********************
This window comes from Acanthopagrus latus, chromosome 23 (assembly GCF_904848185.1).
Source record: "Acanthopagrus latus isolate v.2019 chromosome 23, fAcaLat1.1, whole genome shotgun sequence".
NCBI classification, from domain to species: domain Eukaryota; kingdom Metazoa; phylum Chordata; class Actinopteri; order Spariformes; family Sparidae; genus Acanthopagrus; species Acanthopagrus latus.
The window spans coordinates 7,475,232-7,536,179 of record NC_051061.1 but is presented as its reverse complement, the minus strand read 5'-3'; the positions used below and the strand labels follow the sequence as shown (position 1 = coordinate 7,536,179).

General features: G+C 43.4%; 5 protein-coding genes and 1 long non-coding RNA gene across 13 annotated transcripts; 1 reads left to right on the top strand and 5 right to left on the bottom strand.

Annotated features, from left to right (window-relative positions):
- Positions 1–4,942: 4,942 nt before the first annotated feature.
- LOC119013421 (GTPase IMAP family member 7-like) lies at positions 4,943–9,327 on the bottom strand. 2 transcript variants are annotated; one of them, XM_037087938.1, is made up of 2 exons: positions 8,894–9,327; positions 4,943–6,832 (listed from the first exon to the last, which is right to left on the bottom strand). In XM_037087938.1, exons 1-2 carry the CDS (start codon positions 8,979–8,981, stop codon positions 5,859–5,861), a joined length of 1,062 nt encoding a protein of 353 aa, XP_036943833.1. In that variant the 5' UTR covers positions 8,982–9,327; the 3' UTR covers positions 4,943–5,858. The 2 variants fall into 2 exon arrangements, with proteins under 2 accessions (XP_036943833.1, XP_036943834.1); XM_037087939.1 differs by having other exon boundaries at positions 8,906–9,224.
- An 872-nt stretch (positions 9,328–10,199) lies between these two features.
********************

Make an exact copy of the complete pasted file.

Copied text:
This window comes from Acanthopagrus latus, chromosome 23 (assembly GCF_904848185.1).
Source record: "Acanthopagrus latus isolate v.2019 chromosome 23, fAcaLat1.1, whole genome shotgun sequence".
NCBI classification, from domain to species: domain Eukaryota; kingdom Metazoa; phylum Chordata; class Actinopteri; order Spariformes; family Sparidae; genus Acanthopagrus; species Acanthopagrus latus.
The window spans coordinates 7,475,232-7,536,179 of record NC_051061.1 but is presented as its reverse complement, the minus strand read 5'-3'; the positions used below and the strand labels follow the sequence as shown (position 1 = coordinate 7,536,179).

General features: G+C 43.4%; 5 protein-coding genes and 1 long non-coding RNA gene across 13 annotated transcripts; 1 reads left to right on the top strand and 5 right to left on the bottom strand.

Annotated features, from left to right (window-relative positions):
- Positions 1–4,942: 4,942 nt before the first annotated feature.
- LOC119013421 (GTPase IMAP family member 7-like) lies at positions 4,943–9,327 on the bottom strand. 2 transcript variants are annotated; one of them, XM_037087938.1, is made up of 2 exons: positions 8,894–9,327; positions 4,943–6,832 (listed from the first exon to the last, which is right to left on the bottom strand). In XM_037087938.1, exons 1-2 carry the CDS (start codon positions 8,979–8,981, stop codon positions 5,859–5,861), a joined length of 1,062 nt encoding a protein of 353 aa, XP_036943833.1. In that variant the 5' UTR covers positions 8,982–9,327; the 3' UTR covers positions 4,943–5,858. The 2 variants fall into 2 exon arrangements, with proteins under 2 accessions (XP_036943833.1, XP_036943834.1); XM_037087939.1 differs by having other exon boundaries at positions 8,906–9,224.
- An 872-nt stretch (positions 9,328–10,199) lies between these two features.